The Napier Mail - - CONVERSATIONS -

For many young adults, mum and dad are the fount of fi­nan­cial knowl­edge.

Massey Univer­sity has a longterm study un­der­way track­ing how a co­hort of young adults is pick­ing up their fi­nan­cial ca­pa­bil­i­ties.

The young adults be­ing tracked are 22-28 years old now, so the in­flu­ence of mum and dad is wan­ing a bit com­pared to 2012, when the study be­gan.

De­spite that half say they learnt al­most every­thing they picked up about money in the last five years from their folks.

We’ve heard a lot in re­cent years about the Bank of Mum and Dad be­ing the only way young­sters can af­ford to buy a house.

But it turns out the Bank of Knowl­edge mum and dad pos­sess is also vi­tal for young peo­ple mak­ing their way.

The young­sters do have nag­ging doubts about whether their par­ents’ fi­nan­cial ad­vice is en­tirely ap­pli­ca­ble for their

Par­ents are young­sters’ best source of money wis­dom

Par­ents need to lis­ten, as well as ad­vise

They also need to keep learn­ing them­selves

gen­er­a­tion, how­ever.

I can un­der­stand that. The young have al­ways had an ex­ag­ger­ated idea of how badly their par­ents were out of touch with the mod­ern world.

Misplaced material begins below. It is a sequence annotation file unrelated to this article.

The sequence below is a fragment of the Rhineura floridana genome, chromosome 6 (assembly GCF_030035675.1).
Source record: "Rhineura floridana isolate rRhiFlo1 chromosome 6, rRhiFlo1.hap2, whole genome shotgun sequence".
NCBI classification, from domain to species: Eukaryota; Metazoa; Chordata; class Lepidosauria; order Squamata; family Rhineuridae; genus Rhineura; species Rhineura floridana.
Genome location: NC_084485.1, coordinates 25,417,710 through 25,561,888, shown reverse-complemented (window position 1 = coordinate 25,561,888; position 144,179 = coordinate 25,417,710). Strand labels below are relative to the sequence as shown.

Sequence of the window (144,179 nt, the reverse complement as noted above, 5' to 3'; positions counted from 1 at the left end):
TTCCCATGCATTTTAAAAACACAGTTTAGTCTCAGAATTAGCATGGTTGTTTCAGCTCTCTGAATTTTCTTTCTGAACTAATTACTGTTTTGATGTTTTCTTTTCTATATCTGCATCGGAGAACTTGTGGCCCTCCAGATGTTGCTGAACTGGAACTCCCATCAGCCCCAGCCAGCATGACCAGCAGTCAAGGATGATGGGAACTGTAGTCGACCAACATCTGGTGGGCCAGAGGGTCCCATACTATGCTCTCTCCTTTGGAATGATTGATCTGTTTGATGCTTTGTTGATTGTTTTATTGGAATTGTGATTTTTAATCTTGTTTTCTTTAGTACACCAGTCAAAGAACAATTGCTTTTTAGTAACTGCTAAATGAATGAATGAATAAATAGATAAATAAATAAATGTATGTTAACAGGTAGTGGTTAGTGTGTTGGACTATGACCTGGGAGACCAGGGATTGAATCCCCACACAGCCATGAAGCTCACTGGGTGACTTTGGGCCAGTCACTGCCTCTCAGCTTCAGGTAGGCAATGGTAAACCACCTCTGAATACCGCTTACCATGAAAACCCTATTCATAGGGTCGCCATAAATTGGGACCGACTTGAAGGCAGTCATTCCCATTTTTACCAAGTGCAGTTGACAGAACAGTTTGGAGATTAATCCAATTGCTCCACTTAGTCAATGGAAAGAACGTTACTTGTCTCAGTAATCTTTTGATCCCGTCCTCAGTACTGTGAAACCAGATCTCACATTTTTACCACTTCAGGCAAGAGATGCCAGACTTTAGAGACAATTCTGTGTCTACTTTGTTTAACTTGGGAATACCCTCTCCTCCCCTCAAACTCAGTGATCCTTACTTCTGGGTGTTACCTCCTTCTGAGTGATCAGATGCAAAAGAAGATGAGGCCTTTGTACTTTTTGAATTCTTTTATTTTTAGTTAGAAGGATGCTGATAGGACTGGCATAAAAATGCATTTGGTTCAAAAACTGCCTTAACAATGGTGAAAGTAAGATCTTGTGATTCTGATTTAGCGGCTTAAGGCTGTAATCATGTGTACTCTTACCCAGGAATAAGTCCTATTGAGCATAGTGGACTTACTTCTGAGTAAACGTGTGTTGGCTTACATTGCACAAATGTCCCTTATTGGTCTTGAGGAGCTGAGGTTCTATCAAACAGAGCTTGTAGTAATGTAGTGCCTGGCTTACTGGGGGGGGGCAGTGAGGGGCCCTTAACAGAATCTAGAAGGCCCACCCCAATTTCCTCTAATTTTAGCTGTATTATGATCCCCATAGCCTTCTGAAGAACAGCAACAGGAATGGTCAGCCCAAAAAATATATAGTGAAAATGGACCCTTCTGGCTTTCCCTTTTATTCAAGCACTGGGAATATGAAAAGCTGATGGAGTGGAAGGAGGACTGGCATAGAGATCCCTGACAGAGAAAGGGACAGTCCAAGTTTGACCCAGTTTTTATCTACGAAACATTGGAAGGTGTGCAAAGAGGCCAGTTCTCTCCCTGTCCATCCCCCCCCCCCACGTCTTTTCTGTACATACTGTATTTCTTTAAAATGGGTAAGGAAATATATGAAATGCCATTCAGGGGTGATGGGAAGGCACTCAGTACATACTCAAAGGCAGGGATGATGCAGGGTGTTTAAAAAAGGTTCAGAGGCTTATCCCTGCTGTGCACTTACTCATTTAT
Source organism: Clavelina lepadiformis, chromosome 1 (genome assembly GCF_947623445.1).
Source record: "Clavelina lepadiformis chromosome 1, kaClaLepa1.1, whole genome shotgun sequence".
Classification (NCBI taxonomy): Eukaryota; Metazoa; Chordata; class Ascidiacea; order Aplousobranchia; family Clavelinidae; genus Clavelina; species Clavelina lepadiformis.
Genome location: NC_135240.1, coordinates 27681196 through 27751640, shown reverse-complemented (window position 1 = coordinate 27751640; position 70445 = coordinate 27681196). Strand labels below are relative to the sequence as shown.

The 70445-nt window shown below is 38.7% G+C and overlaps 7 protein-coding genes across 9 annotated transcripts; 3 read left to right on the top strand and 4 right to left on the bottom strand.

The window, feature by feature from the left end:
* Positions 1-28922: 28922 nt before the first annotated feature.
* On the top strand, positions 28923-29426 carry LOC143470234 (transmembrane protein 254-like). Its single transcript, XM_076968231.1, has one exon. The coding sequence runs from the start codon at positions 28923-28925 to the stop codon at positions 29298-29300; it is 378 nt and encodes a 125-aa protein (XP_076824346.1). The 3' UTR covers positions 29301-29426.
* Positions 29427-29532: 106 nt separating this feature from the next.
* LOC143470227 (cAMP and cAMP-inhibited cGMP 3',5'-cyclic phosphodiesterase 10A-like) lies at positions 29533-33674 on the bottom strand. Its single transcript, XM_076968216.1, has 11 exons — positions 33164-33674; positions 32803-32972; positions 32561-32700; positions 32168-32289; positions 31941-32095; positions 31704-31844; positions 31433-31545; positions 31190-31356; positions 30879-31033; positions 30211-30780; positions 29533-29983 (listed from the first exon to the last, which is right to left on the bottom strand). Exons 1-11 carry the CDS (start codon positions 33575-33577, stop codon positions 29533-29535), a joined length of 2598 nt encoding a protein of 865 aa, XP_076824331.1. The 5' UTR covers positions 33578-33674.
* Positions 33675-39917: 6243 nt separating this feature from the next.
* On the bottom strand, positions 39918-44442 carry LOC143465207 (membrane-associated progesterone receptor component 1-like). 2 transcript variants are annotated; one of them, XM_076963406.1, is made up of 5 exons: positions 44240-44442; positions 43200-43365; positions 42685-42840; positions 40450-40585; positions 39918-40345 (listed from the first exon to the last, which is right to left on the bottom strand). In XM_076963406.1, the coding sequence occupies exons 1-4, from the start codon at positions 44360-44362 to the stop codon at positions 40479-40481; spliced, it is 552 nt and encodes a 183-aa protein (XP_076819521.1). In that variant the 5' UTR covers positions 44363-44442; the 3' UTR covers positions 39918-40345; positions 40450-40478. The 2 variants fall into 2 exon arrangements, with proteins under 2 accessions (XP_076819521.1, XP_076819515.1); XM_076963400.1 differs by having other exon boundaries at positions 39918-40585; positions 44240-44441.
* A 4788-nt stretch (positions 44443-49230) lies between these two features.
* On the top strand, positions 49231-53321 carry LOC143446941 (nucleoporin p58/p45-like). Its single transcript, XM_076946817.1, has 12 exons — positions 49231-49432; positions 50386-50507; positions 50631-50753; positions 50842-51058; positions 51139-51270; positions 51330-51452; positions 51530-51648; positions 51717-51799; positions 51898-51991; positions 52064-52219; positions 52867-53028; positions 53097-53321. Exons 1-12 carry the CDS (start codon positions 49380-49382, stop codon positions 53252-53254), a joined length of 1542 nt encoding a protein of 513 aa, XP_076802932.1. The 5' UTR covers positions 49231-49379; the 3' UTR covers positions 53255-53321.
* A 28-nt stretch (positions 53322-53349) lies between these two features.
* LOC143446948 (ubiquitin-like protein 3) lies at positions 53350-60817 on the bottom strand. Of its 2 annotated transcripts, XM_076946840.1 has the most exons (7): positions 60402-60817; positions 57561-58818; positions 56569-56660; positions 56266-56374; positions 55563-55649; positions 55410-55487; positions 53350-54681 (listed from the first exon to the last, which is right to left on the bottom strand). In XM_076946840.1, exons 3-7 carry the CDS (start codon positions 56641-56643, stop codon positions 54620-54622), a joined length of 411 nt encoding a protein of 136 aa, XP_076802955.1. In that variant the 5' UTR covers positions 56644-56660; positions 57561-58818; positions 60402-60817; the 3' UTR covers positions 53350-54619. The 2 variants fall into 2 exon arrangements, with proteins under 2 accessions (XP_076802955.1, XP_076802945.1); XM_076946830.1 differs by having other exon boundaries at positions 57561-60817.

But the re­port from the Fin-Ed Cen­tre also con­tains a whole host of non-parental money wis­dom and tips from the 22-28 year-olds them­selves.

If it’s hard to take ad­vice from mum and dad, these may be voices that are more ac­cept­able to the young.

Many can be ex­pressed as per­cent­ages, and pro­vide in­sights other 22-28 year-olds might want to learn from.

Why wouldn’t a young per­son seek to be among the 32 per cent of their own peers who read to in­crease their fi­nan­cial knowl­edge, or the 65 per cent who bud­get and track spend­ing.

What about the 80 per cent do not get cash ad­vances on their credit cards, or the 57 per cent who have spent time think­ing about fi­nan­cial goals?

Then there are the very wise 67 per cent, who be­lieve it is bet­ter to pur­chase from sav­ings rather than buy on credit.

Some of the tips are pre­sented in words, not num­bers.

Take this credit card wis­dom: ‘‘I have a credit card now, but I pay that off ev­ery month. I use it for the perks of get­ting


Or this method for curb­ing im­pulse spend­ing: ‘‘I ac­tu­ally leave my credit card at home now. I leave it at home and if I want to buy some­thing I think about it, wait two days and if I still want it, buy it.’’

I don’t know about you, but I reckon that all sounds un­can­nily like the kind of stuff their par­ents might say.

One trou­bling find­ing was that the women among the co­hort have been pick­ing up fi­nan­cial skills more slowly than the men, sig­nif­i­cantly more slowly.

This is wor­ry­ing, es­pe­cially as there is a strong ar­gu­ment than on av­er­age women have faced a few more fi­nan­cial head­winds in life than men. Par­ents, this is some­thing you need to be aware of. Don’t stint on talk­ing to your girl chil­dren about money.


No­body re­ally likes be­ing given ad­vice, but it can some­times be eas­ier to take from peers than par­ents.

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